Following our video podcast with Prof. Ahmed Banafa, we asked what he thinks of the European GDPR and what it means for privacy.
Cybersecurity Magazine: How important is privacy these days, specifically in light of user profiling and user tracking?
Prof. Banafa: Privacy is always important and now it’s more important than ever. Given the uptick in using online services and switching to work-from-home style, most if not all of our activities suddenly shifted to the virtual world and being online is the norm for many. The stakes are high for privacy with this new norm, it’s a dream come true for cyber-criminals to see more people sharing their personal info and use them online on a daily basis.
Cybersecurity Magazine: Does that collecting of data increase security risks, i.e. does the lack of privacy make it easier for criminals to steal identities?
Prof. Banafa: yes. We meet, talk, work and celebrate online, so there is a whole cycle of info available for cyber-criminals which increases the risk of losing them and accelerates the process of profiling victims. The use of videoconferencing platforms skyrocketed by 100 folds and that opened the doors and windows for the hacking and harvesting data of users .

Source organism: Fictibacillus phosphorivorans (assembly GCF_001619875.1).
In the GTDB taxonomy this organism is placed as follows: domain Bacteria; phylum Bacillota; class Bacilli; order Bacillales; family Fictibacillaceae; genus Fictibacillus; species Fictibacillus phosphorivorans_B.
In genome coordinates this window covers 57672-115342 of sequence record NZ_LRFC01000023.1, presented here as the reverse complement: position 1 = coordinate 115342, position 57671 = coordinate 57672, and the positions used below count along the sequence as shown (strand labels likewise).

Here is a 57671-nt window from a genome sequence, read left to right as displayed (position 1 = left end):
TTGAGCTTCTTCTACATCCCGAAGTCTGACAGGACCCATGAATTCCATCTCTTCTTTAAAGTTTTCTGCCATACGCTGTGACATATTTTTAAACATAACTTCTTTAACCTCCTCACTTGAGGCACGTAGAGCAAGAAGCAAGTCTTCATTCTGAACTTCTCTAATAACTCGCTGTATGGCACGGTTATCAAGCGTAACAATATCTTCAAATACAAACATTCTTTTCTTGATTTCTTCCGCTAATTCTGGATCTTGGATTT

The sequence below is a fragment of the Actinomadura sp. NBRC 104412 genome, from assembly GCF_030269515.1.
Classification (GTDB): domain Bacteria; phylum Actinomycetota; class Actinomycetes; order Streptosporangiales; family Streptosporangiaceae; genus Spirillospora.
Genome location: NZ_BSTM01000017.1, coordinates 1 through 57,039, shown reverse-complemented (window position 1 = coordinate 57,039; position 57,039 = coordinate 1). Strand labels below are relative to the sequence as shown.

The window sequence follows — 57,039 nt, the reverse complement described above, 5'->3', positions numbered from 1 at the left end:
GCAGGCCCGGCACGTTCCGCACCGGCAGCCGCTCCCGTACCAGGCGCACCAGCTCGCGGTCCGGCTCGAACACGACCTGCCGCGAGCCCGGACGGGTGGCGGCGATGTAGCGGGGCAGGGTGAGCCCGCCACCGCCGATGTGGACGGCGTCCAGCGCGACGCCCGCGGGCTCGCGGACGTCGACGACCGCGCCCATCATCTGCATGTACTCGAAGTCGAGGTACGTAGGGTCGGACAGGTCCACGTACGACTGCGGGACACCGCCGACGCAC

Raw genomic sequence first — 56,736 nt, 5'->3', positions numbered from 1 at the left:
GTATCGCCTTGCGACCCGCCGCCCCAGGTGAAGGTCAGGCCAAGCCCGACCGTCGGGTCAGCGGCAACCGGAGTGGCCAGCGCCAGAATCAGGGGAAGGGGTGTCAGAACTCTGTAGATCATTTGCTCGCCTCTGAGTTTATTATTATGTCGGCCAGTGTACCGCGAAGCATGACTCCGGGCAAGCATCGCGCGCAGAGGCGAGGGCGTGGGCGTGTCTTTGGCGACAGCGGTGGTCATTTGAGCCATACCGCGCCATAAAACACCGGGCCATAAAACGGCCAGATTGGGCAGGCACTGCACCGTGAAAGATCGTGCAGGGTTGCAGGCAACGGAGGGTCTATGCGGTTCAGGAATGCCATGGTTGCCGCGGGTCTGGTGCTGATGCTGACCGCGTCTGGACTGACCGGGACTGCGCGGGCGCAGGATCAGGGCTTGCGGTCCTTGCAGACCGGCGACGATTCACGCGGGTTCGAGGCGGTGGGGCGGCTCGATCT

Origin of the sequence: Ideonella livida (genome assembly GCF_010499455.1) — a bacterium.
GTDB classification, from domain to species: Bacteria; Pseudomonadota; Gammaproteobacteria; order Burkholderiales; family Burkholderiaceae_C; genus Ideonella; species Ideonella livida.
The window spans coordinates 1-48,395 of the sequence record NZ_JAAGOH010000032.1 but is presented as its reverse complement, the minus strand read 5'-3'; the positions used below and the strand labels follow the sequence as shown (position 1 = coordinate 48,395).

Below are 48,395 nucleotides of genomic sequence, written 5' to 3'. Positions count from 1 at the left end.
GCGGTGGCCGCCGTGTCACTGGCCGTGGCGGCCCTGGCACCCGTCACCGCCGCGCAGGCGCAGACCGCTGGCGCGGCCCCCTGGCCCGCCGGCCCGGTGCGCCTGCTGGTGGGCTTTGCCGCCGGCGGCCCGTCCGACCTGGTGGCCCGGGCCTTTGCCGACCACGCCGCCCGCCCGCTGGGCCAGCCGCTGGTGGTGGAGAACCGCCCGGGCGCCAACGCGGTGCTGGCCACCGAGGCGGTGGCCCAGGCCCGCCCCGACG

Cybersecurity Magazine: What do you think about the privacy discussions around the corona tracking app?
Prof. Banafa: Tracing is the second stage of the plan of fighting COVID19 (Test, Trace, Treat) and Apple + Google offered to provide API for apps developed by health authorities with strict limitations. For example, no centralized data base, you need to opt-in, no GPS or personal information collected. All what the app will do is “Exposure Notification”, i.e. telling you that you were in vicinity of someone who tested positive for more than 5 minutes in the past 2 days. But other apps used by different countries collect personal data and that’s the problem. Those can be used for tracking citizens, not protecting them. So privacy is at risk with such apps.
Cybersecurity Magazine: The GDPR is EU law, but companies dealing with EU citizens have to comply as well – how did you perceive the start of GDPR in 2018?
Prof. Banafa: It’s a good move and I wish we have more like in other countries , the customers at the center of the law not a second thought . Google , Facebook tested that law and the price tag was high . California is trying to follow the steps of GDPR with CCPA : California Consumer Privacy Act (Jan 2020) , only time will tell how that will help customers privacy. “It’s our data , ask us before using it” .
Cybersecurity Magazine: Is it time to introduce similar laws in US states, like California has been doing?
We need a federal law of privacy in the US, and an enforced one. This is difficult but possible, and California started the movement .